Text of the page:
Carpentersville boy waiting for second kidney
On Oct. 28, 2010, Nathan Saavedra, just a few weeks shy of his second birthday, received the gift of a lifetime -- a healthy kidney.
Nathan was born with a condition called "prune belly syndrome," a birth defect characterized by underdeveloped stomach muscles. The condition can lead to other problems, especially with the urinary tract and kidneys.
From nearly the moment Nathan was born, his parents knew he would need a new kidney, but for safety reasons they had to wait until Nathan was at least 15 months old.
They also had to wait for a qualified donor to step up or for Nathan's name to come up on the kidney waiting list because no one in the family qualified as a donor.
In March of last year, 38-year-old Chris Doing, who like the Saavedras lives in Carpentersville, read about Nathan in a newspaper and contacted Tina Saavedra, offering to be a donor.
In October, after months of testing to make sure Doing was a good match, he had one of his kidneys removed. A day after the transplant, Nathan's indicators looked good. A week later, he went home.
A few months later, though, doctors at Children's Memorial Hospital in Chicago noticed Nathan's creatinine levels spiking -- an indication that his kidneys were not functioning properly.
Doctors performed an ultrasound and discovered that there was no blood flowing to Nathan's new kidney. The organ has somehow twisted inside him, choking off its own blood supply.
On March 13, doctors performed emergency surgery, untwisting the kidney to see if blood would return to the organ. It did not, and the next day, they removed the kidney.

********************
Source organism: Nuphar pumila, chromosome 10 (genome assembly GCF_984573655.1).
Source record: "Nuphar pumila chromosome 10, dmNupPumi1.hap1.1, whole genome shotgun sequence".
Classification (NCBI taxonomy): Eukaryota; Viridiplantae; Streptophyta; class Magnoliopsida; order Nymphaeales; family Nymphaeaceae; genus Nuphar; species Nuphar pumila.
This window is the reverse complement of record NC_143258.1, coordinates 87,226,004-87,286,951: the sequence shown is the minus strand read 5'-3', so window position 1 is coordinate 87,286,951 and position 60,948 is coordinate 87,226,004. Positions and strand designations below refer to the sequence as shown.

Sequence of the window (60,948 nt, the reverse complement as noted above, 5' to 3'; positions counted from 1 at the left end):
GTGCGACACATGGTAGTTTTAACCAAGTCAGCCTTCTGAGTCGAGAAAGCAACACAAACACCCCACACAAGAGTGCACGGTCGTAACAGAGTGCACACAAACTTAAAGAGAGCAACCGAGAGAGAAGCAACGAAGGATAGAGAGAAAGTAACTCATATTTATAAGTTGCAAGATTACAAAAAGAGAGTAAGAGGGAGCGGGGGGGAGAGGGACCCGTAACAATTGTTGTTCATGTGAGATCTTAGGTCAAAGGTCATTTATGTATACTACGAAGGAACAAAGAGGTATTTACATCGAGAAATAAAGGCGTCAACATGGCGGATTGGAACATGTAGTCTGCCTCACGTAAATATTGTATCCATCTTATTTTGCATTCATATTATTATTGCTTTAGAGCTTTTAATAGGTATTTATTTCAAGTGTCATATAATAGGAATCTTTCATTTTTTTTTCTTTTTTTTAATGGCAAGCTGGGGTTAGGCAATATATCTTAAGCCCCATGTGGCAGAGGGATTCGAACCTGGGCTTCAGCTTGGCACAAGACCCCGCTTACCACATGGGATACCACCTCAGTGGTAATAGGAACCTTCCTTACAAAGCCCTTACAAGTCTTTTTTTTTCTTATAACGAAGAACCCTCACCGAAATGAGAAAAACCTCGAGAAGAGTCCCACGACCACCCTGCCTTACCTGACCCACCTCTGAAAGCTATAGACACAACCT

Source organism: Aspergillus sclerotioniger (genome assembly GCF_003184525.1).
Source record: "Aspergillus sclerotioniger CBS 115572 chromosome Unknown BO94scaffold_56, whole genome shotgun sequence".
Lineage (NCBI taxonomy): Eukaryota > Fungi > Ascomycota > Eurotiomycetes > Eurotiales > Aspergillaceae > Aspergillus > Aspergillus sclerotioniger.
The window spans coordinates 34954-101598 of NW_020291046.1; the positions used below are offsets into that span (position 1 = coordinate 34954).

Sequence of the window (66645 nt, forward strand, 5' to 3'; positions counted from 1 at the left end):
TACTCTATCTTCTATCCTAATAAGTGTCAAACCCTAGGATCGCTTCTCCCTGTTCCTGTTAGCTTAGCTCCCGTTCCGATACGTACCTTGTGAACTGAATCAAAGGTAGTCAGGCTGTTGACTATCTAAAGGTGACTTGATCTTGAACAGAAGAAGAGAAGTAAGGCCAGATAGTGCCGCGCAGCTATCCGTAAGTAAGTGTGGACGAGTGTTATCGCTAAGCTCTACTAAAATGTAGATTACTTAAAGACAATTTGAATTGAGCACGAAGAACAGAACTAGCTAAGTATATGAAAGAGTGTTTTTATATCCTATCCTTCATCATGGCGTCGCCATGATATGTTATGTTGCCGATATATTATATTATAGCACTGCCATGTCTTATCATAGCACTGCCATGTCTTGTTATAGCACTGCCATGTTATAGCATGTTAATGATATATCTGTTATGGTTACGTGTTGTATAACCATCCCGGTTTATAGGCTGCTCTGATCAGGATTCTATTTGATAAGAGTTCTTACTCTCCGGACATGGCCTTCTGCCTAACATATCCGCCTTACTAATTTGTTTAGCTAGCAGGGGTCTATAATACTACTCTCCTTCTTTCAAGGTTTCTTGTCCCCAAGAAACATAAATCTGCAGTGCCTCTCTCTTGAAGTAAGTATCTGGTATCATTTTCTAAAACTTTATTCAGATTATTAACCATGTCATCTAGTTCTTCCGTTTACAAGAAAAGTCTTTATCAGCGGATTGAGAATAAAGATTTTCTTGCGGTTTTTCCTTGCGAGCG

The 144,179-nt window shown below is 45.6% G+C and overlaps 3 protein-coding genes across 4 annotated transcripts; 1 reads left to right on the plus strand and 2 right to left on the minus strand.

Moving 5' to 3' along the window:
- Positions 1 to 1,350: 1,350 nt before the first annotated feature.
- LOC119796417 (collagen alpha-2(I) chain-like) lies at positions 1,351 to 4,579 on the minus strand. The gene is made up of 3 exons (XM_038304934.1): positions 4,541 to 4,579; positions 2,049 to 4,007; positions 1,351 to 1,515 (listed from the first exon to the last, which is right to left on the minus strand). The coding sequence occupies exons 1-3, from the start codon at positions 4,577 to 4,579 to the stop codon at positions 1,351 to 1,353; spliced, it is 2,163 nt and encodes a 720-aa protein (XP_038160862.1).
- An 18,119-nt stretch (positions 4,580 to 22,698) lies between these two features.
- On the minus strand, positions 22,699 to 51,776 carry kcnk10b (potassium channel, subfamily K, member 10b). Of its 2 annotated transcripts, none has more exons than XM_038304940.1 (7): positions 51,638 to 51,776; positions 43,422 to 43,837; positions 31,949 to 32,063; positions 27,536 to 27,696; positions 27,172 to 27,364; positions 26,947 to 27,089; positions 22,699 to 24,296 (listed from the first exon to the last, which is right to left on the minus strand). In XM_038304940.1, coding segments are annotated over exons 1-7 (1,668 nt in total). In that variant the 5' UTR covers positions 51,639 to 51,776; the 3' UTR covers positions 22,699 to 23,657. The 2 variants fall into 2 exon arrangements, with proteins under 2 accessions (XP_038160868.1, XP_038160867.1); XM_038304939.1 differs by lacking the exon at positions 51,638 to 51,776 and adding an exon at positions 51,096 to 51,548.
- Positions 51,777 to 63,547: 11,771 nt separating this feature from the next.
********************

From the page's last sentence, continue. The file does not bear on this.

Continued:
Nathan spent five days on a ventilator. His mother was beside him the entire time. Now, she says, Nathan is waiting for a new kidney.
"It was very shocking and scary to know we have to go through this again," Tina Saavedra said.
Through the ordeal, Tina says she and her son have grown close to Doing and are still moved by the kindness he showed to a stranger.
"It was extremely exciting and heartbreaking," Tina said. "To this day, he is still our angel."
Doing doesn't regret donating his kidney, even though it didn't work out.
"I'm heartbroken to see miss Ms. Saavedras be back in this situation," Doing said. "I was prepared for the worst-case scenario."
Nathan can accept a kidney from a donor who has Type B or Type O blood, is 18 to 55 and has no history of high blood pressure or heart disease. To start the process, get documentation of your blood type from your doctor and fax it to Children's Memorial at (773) 327-3937.
You can also contact Nathan's mother through his Facebook page, "Nathan Saavedra's Fight," or by e-mailing firstname.lastname@example.org.
A fund in Nathan's name at Harris Bank (any branch) is accepting donations to offset his medical expenses.
Nathan is doing the best he can, his mother says. Like any toddler, he has moments of extreme elation -- when he's not receiving dialysis to replace his kidney function.
Doctors say Nathan can come home in a few weeks, although he will still have to make regular trips to the hospital for dialysis.
"I'm still extremely shocked, but I'm hopeful we will find an angel just like Chris," Tina said.